It was a turn-around so startling as to seem faintly ridiculous. For 75 minutes Tottenham Hotspur huffed and puffed, Gareth Bale was anonymous and the club's Champions League dream looked ready to absorb a body blow. Manchester City's first-half superiority had been total and they were pretty comfortable, if rather less forward-thinking, after the interval. Vincent Kompany, the captain, had been imposing to the point of frightening.

But in seven crazy, impossible-to-foresee minutes destiny intervened, Tottenham revived spectacularly and City were left to consider that their grip on the Premier League title might not last beyond Manchester United's home fixture against Aston Villa on Monday night.

In the battle to make sense of it all, André Villas-Boas emerged with credit. Each of the Tottenham manager's three substitutes played a part, while the switch to a 4-3-3 formation allowed his team to chisel out a foothold, which grew into something glorious.

It would be remiss to overlook the contribution of the goalgoalkeeper Hugo Lloris, whose pair of first-half saves to deny Edin Dzeko and the outstanding Carlos Tevez allowed Tottenham to cling on. But, as so often these days, the headline-hogger was Gareth Bale.

Back after a two-week injury absence that had seemed rather longer, he had been peripheral in his starting position behind the striker and, again, for the majority of the second half, for which he was moved to the right flank. But everything changed when he sculpted a low cross with the outside of his left boot and, with Kompany inexplicably freezing, Clint Dempsey tapped home the equaliser.

Tottenham felt belief course through their bodies and they located the jugular when one substitute, Lewis Holtby, found another, Jermain Defoe. Confronted by Kompany, whose sudden vulnerability reflected that of his team, the striker jinked inside and unfurled a right-footed curler to the far corner for his first club goal of the year. Nobody could quibble about the timing.

The stadium dissolved into frenzy but there was more to come and, inevitably, it came from Bale. Villas-Boas's other substitute, Tom Huddlestone, released him and he exploded clear of the City back-line before slowing down to craft a clipped finish over the advancing Joe Hart.

City could have been forgiven for lamenting the unfairness of it all, although their loss of focus was lamentable in itself. They had contributed fully to the spectacle but, in keeping with the theme of their title defence, they were left with regrets. In the 90th minute the manager, Roberto Mancini, withdrew the left-back Gaël Clichy and introduced the centre-half Joleon Lescott as an auxiliary centre-forward but the bamboozlement had already occurred.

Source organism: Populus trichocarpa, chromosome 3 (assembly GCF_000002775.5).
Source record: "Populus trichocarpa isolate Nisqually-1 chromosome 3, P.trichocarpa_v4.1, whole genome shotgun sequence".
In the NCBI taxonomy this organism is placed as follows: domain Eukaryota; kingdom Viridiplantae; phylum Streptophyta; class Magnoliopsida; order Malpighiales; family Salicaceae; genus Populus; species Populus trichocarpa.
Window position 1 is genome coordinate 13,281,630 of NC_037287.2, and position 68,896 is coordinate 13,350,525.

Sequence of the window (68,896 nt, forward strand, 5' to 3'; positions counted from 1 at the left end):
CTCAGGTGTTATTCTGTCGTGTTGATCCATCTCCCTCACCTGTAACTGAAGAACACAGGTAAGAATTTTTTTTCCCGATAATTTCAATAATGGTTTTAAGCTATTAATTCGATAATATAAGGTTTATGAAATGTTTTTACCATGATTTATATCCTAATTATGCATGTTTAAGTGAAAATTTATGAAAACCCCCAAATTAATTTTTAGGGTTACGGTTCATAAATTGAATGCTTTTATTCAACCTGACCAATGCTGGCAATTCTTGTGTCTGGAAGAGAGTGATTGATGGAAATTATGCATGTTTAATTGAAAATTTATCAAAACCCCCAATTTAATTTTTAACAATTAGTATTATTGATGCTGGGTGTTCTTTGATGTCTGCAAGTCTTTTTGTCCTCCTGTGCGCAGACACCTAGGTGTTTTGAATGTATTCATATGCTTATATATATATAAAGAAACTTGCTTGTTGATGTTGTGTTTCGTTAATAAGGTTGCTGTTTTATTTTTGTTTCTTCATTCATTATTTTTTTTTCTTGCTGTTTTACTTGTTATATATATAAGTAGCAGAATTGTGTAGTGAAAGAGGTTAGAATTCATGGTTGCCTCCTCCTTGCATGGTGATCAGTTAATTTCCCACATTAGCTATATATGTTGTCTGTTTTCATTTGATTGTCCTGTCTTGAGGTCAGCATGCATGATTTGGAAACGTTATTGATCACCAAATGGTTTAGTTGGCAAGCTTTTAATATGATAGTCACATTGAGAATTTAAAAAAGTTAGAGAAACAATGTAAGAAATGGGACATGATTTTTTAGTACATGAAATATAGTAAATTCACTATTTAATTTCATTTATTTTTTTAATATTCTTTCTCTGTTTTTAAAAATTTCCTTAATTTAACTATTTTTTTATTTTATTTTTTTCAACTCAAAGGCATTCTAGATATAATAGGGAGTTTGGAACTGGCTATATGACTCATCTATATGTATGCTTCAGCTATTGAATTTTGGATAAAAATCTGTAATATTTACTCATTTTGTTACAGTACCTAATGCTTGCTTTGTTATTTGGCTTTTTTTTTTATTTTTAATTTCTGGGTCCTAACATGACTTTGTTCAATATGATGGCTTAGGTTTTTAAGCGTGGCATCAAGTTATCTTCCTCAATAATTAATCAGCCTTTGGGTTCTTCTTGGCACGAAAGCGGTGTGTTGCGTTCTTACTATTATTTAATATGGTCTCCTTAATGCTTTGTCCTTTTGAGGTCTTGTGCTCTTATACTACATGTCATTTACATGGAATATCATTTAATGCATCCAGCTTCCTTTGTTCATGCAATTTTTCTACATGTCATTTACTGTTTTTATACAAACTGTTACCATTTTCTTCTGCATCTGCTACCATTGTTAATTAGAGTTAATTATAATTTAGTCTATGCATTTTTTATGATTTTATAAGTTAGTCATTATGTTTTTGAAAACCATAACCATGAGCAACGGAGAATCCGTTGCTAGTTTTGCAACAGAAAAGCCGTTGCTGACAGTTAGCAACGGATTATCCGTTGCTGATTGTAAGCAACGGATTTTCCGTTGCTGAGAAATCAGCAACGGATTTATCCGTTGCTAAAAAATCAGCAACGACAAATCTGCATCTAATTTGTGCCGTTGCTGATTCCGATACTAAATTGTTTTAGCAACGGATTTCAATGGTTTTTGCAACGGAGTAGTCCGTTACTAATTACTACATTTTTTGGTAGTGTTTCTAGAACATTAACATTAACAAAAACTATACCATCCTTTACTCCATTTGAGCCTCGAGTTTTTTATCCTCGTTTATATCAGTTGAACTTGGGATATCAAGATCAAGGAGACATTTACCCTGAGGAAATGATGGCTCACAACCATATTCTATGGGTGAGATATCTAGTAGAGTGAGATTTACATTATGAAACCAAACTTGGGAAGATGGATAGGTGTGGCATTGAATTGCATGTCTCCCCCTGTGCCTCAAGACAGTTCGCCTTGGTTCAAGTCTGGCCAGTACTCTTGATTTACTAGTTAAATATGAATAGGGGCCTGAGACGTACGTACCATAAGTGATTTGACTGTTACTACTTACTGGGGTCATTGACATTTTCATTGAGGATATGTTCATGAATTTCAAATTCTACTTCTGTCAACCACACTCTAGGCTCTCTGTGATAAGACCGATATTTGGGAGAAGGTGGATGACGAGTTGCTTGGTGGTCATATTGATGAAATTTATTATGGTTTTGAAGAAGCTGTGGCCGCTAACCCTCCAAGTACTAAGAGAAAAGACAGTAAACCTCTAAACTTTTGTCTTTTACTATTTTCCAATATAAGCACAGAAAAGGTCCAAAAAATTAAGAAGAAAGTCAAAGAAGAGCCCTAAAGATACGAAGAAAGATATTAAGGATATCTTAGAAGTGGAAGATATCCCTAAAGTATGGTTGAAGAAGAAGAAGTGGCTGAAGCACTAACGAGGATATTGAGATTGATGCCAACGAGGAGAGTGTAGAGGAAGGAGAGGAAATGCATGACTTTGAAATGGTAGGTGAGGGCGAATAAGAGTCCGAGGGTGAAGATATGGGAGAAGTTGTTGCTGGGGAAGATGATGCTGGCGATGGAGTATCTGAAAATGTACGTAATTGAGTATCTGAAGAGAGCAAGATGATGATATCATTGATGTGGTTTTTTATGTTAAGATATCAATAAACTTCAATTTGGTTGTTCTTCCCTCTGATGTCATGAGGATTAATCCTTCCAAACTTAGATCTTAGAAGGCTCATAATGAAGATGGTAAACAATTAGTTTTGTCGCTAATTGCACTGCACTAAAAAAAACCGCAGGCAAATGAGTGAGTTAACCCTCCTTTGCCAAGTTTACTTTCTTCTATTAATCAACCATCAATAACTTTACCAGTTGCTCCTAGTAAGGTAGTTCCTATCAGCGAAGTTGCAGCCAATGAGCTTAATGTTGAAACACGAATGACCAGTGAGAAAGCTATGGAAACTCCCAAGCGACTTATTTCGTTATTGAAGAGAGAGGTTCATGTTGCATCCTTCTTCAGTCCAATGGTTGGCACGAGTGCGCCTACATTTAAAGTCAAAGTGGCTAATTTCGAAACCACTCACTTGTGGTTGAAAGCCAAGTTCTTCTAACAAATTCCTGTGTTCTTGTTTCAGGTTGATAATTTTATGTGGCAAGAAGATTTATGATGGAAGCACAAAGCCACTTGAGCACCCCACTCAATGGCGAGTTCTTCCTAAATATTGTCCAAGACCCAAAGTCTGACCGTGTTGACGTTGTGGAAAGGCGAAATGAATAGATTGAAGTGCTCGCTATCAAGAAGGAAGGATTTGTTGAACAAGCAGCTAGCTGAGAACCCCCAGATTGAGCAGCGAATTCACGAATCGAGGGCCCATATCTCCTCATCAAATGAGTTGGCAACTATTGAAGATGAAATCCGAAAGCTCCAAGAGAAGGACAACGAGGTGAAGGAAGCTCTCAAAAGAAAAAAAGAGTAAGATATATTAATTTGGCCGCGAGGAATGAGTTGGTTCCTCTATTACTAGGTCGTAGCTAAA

For so long it had looked certain to end differently. Mancini's intent had been plain from the way he lined up his team, with Tevez deployed close to Dzeko and menace across the midfield. City put down the early marker. There appeared little on as Tevez scuttled to win the ball and hold it up by the corner flag, with Jan Vertonghen at his back. But he worked a little room, turned and slipped a pass inside the ball-watching Scott Parker for the onrushing James Milner. His pull-back invited Nasri to guide a volley into the corner of the net. For the former Arsenal player, it was a sweet moment.

City's form has come too late for their title defence but they have regularly been good to watch in recent weeks and there was a lot to like about their game in the first half. Tevez was relentless, epitomising the team's collective work ethic, and he dovetailed seamlessly with Dzeko, the Bosnian, who scored four times in this fixture last season. It was possible to fear for Tottenham every time City swept forward.

Nasri was elusive in a good way, although his studs-up, over-the-ball connection with Kyle Walker's shin in the eighth minute was an ugly moment. The only conclusion to draw about the lack of censure was that the referee, Lee Mason, cannot have seen it. On another day he could have been sent off.

The game might have been over at the interval. Pablo Zabaleta and Tevez combined to release Nasri and, as white shirts converged, he poked narrowly wide of the far post while Lloris proved once again why he has been such an important addition to the Tottenham squad. After Tevez had set Dzeko in between Michael Dawson and Vertonghen, the goalkeeper flung out his right hand to block and then, from Tevez's header, his reflexes were first-rate.

Tottenham had first-half flickers. Dempsey weighted a pass inside Nasri for Walker but Hart left his line quickly to make the target sufficiently small – the full-back's shot flew off him – while Dempsey directed a free header over the crossbar from a corner in the 44th minute.

The second half had seemed seismic at the outset for Tottenham. If they were to make a statement regarding their Champions League aspirations, it surely needed to come here. But as City pressed and stifled, and Villas-Boas' players appeared to have few options in possession, it was easy to see the game drifting from them. Where was the inspiration coming from?

The answer was obvious. Bale refused to be suppressed and, if his assist for Dempsey was the spark, the marvellous finish for his 23rd goal of the club season was the clinching moment. Spurs will approach their final matches with renewed vigour. They are back in business.

Man of the match Gareth Bale (Tottenham Hotspur)